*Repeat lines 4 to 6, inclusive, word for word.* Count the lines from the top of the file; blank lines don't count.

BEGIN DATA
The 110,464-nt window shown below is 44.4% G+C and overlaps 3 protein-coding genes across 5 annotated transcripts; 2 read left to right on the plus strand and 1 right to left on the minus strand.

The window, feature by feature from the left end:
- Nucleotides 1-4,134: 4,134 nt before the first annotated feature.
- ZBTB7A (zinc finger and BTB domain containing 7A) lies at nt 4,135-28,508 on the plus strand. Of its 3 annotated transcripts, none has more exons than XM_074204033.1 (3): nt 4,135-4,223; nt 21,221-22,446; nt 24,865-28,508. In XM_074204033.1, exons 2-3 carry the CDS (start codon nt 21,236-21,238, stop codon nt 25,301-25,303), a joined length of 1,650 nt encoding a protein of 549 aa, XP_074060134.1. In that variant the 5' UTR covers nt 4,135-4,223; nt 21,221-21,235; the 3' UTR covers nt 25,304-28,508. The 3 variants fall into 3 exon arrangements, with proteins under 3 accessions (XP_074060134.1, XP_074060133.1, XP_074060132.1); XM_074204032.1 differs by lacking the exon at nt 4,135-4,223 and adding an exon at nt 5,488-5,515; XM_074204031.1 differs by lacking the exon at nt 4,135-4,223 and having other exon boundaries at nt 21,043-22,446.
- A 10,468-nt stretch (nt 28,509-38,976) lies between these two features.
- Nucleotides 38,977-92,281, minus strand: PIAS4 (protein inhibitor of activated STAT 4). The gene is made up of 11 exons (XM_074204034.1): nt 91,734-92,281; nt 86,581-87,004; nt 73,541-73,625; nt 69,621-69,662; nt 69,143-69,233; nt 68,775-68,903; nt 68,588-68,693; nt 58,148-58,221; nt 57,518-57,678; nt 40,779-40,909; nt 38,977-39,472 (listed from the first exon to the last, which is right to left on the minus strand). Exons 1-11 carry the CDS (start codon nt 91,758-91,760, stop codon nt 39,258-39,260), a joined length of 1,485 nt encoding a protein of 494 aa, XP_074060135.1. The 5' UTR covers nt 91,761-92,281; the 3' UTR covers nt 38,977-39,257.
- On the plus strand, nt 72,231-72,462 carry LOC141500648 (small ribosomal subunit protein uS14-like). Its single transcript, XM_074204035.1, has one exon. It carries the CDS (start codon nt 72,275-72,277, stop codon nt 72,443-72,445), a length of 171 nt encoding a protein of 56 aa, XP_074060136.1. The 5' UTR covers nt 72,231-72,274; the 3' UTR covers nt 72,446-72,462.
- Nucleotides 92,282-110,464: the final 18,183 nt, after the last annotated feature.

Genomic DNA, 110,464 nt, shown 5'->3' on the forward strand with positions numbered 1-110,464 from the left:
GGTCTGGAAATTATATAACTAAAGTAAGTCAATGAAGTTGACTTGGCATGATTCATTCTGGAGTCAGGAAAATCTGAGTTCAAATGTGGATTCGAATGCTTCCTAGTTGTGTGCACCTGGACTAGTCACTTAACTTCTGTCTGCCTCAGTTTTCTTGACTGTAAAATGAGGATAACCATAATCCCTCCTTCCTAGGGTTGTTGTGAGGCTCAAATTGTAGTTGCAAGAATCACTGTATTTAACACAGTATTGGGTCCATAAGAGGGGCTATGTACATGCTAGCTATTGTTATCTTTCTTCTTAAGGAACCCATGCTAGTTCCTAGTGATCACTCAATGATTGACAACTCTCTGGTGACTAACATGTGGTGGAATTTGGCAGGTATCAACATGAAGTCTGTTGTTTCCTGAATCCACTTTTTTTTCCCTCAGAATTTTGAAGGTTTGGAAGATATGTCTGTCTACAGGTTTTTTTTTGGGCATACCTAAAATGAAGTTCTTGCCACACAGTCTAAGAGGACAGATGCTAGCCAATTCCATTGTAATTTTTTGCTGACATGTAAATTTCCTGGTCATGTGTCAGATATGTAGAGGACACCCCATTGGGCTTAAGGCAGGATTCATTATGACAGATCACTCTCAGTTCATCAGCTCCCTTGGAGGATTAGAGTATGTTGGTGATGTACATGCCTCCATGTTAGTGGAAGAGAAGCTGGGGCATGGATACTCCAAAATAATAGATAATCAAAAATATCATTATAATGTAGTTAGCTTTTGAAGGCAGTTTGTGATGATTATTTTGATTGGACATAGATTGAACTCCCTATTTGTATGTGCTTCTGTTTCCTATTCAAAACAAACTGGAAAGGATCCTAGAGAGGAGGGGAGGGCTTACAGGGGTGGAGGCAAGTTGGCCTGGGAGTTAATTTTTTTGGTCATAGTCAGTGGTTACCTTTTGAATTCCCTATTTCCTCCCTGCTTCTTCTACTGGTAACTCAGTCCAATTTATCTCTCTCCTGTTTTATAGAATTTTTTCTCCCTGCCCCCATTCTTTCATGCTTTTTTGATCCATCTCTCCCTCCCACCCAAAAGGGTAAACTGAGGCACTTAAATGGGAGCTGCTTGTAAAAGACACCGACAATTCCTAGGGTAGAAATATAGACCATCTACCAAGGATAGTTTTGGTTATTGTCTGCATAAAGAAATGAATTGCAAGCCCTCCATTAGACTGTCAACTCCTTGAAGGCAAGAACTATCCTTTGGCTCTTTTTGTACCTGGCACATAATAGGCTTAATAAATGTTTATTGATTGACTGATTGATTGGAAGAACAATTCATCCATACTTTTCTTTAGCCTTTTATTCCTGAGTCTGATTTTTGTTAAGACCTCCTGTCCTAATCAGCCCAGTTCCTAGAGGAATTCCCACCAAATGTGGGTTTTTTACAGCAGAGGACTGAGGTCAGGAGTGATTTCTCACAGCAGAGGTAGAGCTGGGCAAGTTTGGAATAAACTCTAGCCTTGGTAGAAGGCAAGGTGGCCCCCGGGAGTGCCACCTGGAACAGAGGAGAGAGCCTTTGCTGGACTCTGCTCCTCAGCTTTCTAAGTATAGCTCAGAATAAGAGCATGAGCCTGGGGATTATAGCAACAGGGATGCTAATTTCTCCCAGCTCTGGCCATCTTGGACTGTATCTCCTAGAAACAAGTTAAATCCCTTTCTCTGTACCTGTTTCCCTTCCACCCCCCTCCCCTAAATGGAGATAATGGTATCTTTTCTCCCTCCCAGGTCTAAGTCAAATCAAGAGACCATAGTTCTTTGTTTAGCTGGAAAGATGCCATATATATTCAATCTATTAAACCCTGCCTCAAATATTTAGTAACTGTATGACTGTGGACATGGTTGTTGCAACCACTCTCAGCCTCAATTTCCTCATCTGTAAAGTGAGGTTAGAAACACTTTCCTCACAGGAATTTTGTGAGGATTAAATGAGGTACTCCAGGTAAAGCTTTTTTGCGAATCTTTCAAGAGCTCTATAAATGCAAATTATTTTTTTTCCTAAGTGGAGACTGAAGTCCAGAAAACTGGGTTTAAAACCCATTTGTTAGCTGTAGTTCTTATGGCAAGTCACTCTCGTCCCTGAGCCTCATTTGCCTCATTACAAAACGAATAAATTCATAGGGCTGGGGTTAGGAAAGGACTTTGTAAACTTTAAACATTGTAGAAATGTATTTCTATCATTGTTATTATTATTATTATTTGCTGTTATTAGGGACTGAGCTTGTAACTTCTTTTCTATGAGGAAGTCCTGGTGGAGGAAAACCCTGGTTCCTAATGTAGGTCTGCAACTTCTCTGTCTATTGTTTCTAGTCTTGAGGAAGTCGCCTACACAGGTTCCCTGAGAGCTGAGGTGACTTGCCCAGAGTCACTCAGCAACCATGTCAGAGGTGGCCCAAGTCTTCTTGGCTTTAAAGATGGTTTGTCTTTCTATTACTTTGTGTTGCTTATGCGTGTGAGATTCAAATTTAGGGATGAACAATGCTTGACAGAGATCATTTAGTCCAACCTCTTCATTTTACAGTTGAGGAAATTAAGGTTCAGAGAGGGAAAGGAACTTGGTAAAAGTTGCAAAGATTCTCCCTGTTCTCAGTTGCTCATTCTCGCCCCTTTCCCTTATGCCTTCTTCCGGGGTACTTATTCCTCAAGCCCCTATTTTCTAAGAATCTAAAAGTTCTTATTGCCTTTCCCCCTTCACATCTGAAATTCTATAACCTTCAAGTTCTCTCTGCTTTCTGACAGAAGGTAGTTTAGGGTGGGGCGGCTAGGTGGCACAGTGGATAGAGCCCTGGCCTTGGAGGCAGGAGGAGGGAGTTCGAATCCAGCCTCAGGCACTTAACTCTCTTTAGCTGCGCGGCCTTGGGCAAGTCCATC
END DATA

- ZBTB7A (zinc finger and BTB domain containing 7A) lies at nt 4,135-28,508 on the plus strand. Of its 3 annotated transcripts, none has more exons than XM_074204033.1 (3): nt 4,135-4,223; nt 21,221-22,446; nt 24,865-28,508. In XM_074204033.1, exons 2-3 carry the CDS (start codon nt 21,236-21,238, stop codon nt 25,301-25,303), a joined length of 1,650 nt encoding a protein of 549 aa, XP_074060134.1. In that variant the 5' UTR covers nt 4,135-4,223; nt 21,221-21,235; the 3' UTR covers nt 25,304-28,508. The 3 variants fall into 3 exon arrangements, with proteins under 3 accessions (XP_074060134.1, XP_074060133.1, XP_074060132.1); XM_074204032.1 differs by lacking the exon at nt 4,135-4,223 and adding an exon at nt 5,488-5,515; XM_074204031.1 differs by lacking the exon at nt 4,135-4,223 and having other exon boundaries at nt 21,043-22,446.
- A 10,468-nt stretch (nt 28,509-38,976) lies between these two features.
- Nucleotides 38,977-92,281, minus strand: PIAS4 (protein inhibitor of activated STAT 4). The gene is made up of 11 exons (XM_074204034.1): nt 91,734-92,281; nt 86,581-87,004; nt 73,541-73,625; nt 69,621-69,662; nt 69,143-69,233; nt 68,775-68,903; nt 68,588-68,693; nt 58,148-58,221; nt 57,518-57,678; nt 40,779-40,909; nt 38,977-39,472 (listed from the first exon to the last, which is right to left on the minus strand). Exons 1-11 carry the CDS (start codon nt 91,758-91,760, stop codon nt 39,258-39,260), a joined length of 1,485 nt encoding a protein of 494 aa, XP_074060135.1. The 5' UTR covers nt 91,761-92,281; the 3' UTR covers nt 38,977-39,257.